Quick fixes don’t exist. Wanting to appear as if there isn’t a problem, as if you are on top of your game at all times and are aware of every outcome and possibility, just isn’t feasible when you realise that you aren’t that stubborn and selfish child anymore, and that being honest with yourself is always best. Problems evolve over time and become bigger and more difficult to handle, and that child who once took everything on the cuff becomes swamped in a sea of emotion and issues too large to imagine. In this sense I like to imagine my younger self as Alice in Wonderland when she shrinks to fall down the rabbit hole, and gets washed away by everyday things that are now bigger than she can control. If you let yourself get out of your depth without a strong foothold to climb back up with, you run the risk of losing sense of yourself entirely. It’s difficult to explain, but as time goes on and you realise things don’t always work out the way you’d planned, and that you’re not going to succeed at absolutely everything you do, it becomes easier to accept your failures and limitations. I’m all for the ‘no limitations’ attitude, but there are certain things in life that just don’t suit some people. I, for my sins, could never even fathom being able to work out a maths theorem, whereas some people I know couldn’t begin to tell you how to hold a tune. People are people. People are different. People like different things, and different people, and it’s not very often that you can exercise any sort of control over this. Once the acceptance of this diversity becomes part of your life, it becomes easier to rebuild and move on. There will always be that sense of regret, that little bitter and regretful nine-year-old who pines after the last chocolate, lamenting at the injustices of life that you couldn’t have that particular person, get that particular job, or have that particular type of hair. But once you ‘ve shut her up once, you’ll know you can shut her up again. It’s not a quick fix, and it’s not going to make any sadness go away and become immediately better and happy, but at least you’ll know. You’ll know why you feel that way, and that it’s merely a passing phase, and part of life. I don’t believe that there’s a cure for depression. The only chance of recovery must come from within the person themselves, and the realisation of the ability to recognise your own thought patterns and tendencies. Recognising them won’t immediately fix it either, but at least knowing what you’re dealing with makes it slightly easier to control. It’s as ongoing a process as the world is a revolving sphere. Just because your body has stopped growing and changing after childhood doesn’t mean that your mind is finished too. The mind is something which needs constant care and reassurance, a conscious effort made to maintain it, not unlike personal fitness. I think that’s probably why a lot of people in mental distress turn to fitness and physical health to enable them to find a balance. Since I’ve started regularly running and become physically fit I’ve certainly noticed a difference in my mental capacity to deal with minor problems and upsets, that before would have left me reeling. But, like the muscles in my body, if I didn’t address it regularly and see to it that I take care of my mind, it too would weaken and deteriorate.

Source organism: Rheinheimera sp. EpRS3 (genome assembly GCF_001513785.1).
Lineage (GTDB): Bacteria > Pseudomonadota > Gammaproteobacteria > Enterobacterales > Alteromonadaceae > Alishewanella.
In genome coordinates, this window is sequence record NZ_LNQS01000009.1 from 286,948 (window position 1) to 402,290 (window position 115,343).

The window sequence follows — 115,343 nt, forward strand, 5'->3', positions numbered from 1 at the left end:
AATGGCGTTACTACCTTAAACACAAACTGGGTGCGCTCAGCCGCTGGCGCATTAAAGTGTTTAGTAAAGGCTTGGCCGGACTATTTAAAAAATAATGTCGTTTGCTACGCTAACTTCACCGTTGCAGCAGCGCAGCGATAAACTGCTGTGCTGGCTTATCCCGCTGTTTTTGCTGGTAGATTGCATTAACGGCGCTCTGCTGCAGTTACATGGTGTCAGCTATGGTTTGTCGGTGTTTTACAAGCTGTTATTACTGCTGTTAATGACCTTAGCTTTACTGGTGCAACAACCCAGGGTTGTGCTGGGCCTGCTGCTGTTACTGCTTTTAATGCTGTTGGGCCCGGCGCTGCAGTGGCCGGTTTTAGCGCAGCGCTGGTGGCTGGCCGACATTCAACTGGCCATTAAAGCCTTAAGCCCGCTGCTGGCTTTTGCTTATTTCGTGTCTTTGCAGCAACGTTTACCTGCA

I suppose what I’m getting at with all this is that balance is the key to any stable relationship, be it with your body, your mind, food, or another person. It took years for me to finally see the importance of it, and even then another few passed before I finally got the hang of it (and by got the hang of it I mean I have on occasion successfully managed to balance my mind and body for more than a few days at a time!). To appear as if everything is perfect and successful and rosy is simply not a realistic goal, and perfection is a non-existant figment of every idealist’s imagination. You may have an impression or an idea of what perfect is, but whatever, whoever, whenever or wherever it is, I can assure you from the bottom of my heart and with the most balanced and measured compassion that I can muster ; it is not.